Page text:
Response to Evers budget vetoes centered on tax cut, education changes

NOW: Response to Evers budget vetoes centered on tax cut, education changes

MILWAUKEE (CBS 58) -- Using his power to reshape the Wisconsin budget by eliminating certain words and numbers, Gov. Tony Evers guaranteed annual funding increases for public education for the next 402 years, and he rejected most of the tax cut the Republican-controlled legislature passed last month.

Evers issued a total of 51 partial vetoes Wednesday while signing a two-year state budget that every Democratic member of the legislature voted against. 

Much of the reaction to Evers' budget action focused on the guaranteed school funding and changes to tax policy.

On education, Evers rearranged language that increased school districts' revenue limits by $325 per student in the 2023-24 and 2024-25 school years.

By removing some of those numbers, the Evers administration locked in that $325 per pupil increase through 2425:

By removing some of the language (red), Gov. Tony Evers locked in a public school funding increase of $325 per student every year through 2425.

Rep. Mark Born (R-Beaver Dam), a co-chair on the Joint Finance Committee, which re-wrote the budget Evers first submitted in February, accused Evers of acting irresponsibly by guaranteeing funding increases for the next four centuries.

"Who knows what it's gonna look like 100, 200 years from now?" Born said in an interview. "To say that he's funding an annual increase in school funding every year for 400 years with this veto is a silly gimmick by this governor."

Despite his frustration, Born said it was unlikely Republicans would be able to sway any Assembly Democratics to support a push to override any vetoes, which would be necessary because Republicans are short of a two-thirds majority in that chamber.

Vincent Lyles, executive director of Milwaukee Succeeds, an education advocacy group tied to the Greater Milwaukee Foundation, said he appreciated the long-term commitment to school funding.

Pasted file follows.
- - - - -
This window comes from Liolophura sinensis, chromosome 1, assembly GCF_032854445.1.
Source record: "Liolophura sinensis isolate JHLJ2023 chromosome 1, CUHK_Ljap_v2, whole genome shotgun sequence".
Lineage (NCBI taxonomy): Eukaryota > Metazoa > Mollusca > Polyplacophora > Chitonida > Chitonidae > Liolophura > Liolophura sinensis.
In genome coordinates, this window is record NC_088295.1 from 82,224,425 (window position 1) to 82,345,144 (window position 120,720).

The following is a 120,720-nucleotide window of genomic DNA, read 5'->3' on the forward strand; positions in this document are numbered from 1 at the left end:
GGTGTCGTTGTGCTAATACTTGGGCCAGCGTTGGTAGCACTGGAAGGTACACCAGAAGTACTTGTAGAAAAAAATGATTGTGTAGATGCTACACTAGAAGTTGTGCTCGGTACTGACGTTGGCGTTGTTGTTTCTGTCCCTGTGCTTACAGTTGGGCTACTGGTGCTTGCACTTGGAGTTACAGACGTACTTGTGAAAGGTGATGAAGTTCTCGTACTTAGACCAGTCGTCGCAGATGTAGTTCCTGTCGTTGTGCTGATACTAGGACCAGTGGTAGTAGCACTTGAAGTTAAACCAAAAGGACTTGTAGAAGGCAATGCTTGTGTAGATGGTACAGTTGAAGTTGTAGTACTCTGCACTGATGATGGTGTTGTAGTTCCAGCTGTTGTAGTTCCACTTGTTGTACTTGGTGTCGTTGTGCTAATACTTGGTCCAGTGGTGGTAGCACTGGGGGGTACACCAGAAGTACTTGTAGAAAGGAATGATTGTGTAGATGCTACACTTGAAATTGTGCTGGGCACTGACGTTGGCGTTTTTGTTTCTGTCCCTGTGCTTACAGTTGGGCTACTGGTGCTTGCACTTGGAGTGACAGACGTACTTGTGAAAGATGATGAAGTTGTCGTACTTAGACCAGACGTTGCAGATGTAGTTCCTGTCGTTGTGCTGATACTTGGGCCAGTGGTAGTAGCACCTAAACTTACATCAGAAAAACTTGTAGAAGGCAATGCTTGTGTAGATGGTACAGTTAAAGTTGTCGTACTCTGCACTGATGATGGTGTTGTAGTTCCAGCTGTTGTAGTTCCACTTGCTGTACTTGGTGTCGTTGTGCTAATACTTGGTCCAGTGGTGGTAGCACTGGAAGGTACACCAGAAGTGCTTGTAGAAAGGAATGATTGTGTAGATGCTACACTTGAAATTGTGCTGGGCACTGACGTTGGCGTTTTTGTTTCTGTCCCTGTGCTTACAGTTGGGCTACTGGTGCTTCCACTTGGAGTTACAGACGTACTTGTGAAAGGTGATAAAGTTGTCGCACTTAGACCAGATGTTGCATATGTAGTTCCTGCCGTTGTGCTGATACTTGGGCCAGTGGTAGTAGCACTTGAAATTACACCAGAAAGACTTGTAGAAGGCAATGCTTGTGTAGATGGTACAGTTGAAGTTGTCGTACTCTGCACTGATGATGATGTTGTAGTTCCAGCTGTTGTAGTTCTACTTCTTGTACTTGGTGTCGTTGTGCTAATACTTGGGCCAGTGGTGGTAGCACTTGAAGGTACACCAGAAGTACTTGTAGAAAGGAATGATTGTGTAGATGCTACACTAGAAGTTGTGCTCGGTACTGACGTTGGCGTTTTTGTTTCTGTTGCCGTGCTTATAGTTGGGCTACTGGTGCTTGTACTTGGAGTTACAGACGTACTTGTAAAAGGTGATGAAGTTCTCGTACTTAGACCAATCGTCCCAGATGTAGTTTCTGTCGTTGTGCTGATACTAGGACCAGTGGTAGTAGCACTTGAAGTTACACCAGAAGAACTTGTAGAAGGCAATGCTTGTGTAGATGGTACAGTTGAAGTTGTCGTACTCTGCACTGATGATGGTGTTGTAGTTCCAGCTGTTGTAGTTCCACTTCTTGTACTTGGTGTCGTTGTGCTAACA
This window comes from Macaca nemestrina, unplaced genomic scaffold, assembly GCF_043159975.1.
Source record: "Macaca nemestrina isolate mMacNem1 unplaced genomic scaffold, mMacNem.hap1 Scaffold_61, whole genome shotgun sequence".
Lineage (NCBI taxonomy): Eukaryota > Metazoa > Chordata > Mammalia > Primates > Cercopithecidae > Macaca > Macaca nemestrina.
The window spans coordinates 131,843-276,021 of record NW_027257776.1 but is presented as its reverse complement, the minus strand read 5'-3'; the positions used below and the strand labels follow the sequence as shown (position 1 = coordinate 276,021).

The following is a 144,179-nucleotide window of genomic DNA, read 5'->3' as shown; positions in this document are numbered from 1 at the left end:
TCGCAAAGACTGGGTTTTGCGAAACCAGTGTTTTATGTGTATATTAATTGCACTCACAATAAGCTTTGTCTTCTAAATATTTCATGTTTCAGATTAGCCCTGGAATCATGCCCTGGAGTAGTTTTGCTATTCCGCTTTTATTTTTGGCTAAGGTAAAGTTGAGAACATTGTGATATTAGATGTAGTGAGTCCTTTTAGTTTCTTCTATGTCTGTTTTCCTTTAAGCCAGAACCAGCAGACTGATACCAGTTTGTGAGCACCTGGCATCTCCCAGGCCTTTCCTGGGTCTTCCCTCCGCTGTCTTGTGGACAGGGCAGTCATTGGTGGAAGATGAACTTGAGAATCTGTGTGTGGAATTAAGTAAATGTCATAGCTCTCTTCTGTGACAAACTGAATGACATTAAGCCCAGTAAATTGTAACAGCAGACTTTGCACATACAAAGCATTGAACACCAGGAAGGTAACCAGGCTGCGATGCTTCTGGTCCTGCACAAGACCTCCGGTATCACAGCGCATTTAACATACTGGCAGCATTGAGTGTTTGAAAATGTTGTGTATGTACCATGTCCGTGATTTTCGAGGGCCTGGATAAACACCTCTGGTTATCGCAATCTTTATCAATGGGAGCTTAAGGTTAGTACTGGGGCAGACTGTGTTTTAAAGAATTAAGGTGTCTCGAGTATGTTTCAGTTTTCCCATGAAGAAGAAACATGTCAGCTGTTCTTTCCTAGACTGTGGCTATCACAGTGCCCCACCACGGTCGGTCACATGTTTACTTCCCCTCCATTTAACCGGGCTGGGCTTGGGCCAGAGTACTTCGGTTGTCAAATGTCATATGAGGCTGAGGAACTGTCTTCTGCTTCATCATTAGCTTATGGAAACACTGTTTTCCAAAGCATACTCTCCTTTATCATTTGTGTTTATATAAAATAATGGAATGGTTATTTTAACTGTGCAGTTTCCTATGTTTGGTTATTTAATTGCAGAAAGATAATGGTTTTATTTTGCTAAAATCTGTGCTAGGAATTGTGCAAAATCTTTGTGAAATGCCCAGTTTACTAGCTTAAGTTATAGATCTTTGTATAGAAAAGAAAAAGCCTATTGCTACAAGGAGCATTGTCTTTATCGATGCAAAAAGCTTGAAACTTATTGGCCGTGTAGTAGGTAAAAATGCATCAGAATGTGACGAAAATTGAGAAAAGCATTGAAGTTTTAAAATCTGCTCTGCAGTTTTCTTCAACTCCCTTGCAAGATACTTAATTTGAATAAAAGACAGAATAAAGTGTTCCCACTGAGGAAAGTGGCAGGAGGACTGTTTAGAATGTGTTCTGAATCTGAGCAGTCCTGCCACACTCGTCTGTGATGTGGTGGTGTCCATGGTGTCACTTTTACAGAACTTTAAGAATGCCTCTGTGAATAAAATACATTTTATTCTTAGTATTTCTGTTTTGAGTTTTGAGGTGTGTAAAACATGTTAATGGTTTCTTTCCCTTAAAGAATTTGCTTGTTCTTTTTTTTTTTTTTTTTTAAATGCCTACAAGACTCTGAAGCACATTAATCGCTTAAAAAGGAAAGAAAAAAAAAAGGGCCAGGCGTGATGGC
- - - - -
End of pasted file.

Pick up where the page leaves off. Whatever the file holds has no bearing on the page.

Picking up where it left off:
"Any time you have consistency, any time you have something you can count on, it's a plus," Lyles said. "You can plan around that kind of consistency."

Lyles said he was disappointed, however, by the lack of support for child care programs in the final budget.

Evers used a partial veto to steer $15 million toward grants for child care centers through the Wisconsin Economic Development Corporation. 

Lyles noted it was a far cry from the $300 million Evers had proposed to make permanent the Child Care Counts program, which launched during the COVID-19 pandemic using federal aid. Republicans removed that proposal, and they rejected Democratic efforts to restore that funding during the final days of the budget process.

Lyles said a lack of investment would lead to daycare centers closing, and he worried it could lead to skyrocketing costs driving more parents to quit their jobs.

"There are gonna be some of those parents who work in some of those existing locations, whether it's manufacturing or the service industry, who will have to step out of the economy," Lyles said. "Because they've now gotta take care of their kids."

On tax cuts, Evers eliminated cuts for two of the state's four tax brackets. The vetoes removed cuts on any income over $25,520, which is the upper limit of the second tax bracket.